What cooler way to show how innovative 3D printing can be by printing a unit that itself can be used in 3D plastic molding. Here’s a cool Mini Roto molder concept with a little steam punk flavor to it. A 4 gear drivetrain is used to spin the inner frame while the outer frame rotates on the opposite plane. These motions combined make for 360 degrees of even, spherical rotation, allowing for an even coating of any two part pourable urethane or epoxy plastic such as Smooth on or Poly-Tek. The parts produce in this molder will be hollow and light weight. The maximum build size is approximately 4”Lx2.8”WX2.3”D, preferably using a 2 part silicone or urethane mold. The molder features adjustable holding plates with built in grips, to hold and allow for the centering of the mold. To maximize build size and meet the build size requirements, the manual spin handle was designed to be printed in the upright position, it can be rotated out once the filler is dissolved.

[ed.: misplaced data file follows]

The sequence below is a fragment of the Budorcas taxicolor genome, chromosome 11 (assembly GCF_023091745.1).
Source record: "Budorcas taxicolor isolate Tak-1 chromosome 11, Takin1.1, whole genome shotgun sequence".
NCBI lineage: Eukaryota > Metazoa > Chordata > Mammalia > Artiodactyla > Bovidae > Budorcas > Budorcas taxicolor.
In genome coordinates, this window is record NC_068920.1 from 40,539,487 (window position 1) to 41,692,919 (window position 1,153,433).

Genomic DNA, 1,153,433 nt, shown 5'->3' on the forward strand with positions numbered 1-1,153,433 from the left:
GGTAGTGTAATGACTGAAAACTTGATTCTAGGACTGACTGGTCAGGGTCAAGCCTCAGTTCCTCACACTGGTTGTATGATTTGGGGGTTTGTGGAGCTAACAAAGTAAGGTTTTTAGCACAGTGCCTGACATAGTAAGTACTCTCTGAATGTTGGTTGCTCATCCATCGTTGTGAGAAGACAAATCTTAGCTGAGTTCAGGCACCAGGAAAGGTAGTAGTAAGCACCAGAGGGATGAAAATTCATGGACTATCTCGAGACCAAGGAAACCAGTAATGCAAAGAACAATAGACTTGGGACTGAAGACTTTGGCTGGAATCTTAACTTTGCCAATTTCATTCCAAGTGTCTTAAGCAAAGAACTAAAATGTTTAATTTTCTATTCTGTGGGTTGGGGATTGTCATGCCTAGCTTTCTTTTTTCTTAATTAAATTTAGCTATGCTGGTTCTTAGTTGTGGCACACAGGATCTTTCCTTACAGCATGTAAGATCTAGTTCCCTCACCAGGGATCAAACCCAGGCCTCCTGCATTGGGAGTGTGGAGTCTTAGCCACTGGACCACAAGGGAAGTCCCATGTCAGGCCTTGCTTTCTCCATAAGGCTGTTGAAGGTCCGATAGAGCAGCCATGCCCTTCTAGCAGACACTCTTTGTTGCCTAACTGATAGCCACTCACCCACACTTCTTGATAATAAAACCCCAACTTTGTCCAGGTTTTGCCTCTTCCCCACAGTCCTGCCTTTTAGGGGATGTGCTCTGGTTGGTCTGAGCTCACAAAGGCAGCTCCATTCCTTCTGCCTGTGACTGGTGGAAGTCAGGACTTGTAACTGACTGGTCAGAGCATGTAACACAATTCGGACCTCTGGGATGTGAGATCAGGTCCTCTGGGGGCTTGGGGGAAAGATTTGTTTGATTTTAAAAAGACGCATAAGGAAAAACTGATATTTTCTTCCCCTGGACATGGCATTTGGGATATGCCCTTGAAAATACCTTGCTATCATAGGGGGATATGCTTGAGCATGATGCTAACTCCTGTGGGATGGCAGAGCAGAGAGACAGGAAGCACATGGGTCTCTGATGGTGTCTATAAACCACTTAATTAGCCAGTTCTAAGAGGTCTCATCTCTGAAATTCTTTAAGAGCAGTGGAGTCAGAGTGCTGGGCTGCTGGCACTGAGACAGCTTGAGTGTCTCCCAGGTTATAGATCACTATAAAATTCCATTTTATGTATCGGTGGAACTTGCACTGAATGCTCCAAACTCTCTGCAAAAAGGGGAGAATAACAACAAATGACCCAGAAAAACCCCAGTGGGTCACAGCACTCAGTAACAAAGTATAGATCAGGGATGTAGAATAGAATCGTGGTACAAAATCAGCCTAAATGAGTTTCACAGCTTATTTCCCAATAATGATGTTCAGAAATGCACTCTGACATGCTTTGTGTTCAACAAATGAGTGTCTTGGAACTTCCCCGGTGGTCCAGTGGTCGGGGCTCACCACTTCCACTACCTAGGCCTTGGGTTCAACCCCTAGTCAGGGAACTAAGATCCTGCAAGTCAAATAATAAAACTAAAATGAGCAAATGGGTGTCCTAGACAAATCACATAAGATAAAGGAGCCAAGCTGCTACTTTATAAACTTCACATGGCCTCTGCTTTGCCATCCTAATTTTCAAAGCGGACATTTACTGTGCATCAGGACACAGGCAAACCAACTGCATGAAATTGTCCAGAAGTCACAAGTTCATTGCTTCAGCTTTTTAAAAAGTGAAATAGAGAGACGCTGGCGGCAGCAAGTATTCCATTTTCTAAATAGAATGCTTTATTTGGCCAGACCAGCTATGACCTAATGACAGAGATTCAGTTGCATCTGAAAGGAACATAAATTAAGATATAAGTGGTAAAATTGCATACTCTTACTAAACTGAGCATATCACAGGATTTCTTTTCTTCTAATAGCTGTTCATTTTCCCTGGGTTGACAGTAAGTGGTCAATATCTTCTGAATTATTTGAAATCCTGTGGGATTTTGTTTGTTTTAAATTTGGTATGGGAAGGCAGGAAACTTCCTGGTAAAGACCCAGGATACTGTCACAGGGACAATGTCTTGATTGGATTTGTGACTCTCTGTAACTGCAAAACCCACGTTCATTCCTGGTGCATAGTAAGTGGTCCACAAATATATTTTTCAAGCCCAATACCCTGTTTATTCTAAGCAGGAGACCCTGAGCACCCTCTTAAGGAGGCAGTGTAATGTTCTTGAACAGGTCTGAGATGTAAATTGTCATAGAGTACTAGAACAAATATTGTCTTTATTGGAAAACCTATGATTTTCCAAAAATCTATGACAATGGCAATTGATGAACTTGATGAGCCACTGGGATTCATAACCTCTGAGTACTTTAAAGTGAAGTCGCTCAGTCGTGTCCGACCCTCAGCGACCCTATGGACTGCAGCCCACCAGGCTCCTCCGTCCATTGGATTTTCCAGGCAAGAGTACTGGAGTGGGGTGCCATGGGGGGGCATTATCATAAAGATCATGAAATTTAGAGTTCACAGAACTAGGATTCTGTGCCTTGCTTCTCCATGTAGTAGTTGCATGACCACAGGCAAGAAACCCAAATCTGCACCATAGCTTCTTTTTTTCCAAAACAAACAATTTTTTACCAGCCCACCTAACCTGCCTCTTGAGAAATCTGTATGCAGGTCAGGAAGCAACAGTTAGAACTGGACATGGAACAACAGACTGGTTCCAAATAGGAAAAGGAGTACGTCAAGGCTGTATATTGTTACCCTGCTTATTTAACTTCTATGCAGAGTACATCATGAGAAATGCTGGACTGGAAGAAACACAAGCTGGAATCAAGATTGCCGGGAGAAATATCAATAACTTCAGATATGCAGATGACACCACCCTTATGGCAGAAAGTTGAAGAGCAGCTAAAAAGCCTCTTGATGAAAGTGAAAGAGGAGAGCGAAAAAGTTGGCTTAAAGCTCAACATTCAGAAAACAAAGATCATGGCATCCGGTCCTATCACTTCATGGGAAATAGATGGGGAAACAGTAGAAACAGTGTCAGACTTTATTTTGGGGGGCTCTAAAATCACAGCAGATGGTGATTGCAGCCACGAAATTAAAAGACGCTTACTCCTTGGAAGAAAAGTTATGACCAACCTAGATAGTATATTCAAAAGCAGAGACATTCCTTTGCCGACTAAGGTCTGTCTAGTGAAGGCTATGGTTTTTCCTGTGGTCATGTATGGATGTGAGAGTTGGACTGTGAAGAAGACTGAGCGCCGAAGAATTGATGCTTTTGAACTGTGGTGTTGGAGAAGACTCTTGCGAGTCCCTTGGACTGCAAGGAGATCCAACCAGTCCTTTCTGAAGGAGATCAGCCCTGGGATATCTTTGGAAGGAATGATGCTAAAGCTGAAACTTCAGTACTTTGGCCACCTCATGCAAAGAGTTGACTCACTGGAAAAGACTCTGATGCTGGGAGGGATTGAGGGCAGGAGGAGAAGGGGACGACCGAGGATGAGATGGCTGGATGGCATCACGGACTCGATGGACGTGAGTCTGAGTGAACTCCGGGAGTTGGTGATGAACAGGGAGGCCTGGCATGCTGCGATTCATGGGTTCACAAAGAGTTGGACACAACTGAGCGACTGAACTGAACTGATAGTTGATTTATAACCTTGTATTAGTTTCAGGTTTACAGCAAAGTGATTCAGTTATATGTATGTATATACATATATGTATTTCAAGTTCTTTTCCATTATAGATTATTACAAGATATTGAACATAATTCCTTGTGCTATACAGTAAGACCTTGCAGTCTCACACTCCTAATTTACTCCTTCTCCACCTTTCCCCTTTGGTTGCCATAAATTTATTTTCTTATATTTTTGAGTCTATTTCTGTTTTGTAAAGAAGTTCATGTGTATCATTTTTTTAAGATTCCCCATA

I’ve included the nuts for the 4 clamp “bolts” in the lower frame in the .stl. When the filler material is dissolved, you will be left with 4 loose nuts to be used to clamp down the plates. I felt this would be the best way to do it as printed with the nuts in place on the bolts might prove really difficult.
If there are issues with the whole “nut and bolt” system, I’ve included, a second .stl with the “printed” nuts and bolts left out. This way, you can use four M8 bolts from the hardware store and washers or spacers to clamp everything down. It just provides a second option of doing things.
A fellow GC member was able to do a 1/2 scale test print, as shown in pictures. So far, the design seems very feasible.
Modeled with SW2012, rendered with Keyshot 5.1, all renderings are included with the file package, the model is best printed in a printer than can do soluble support material.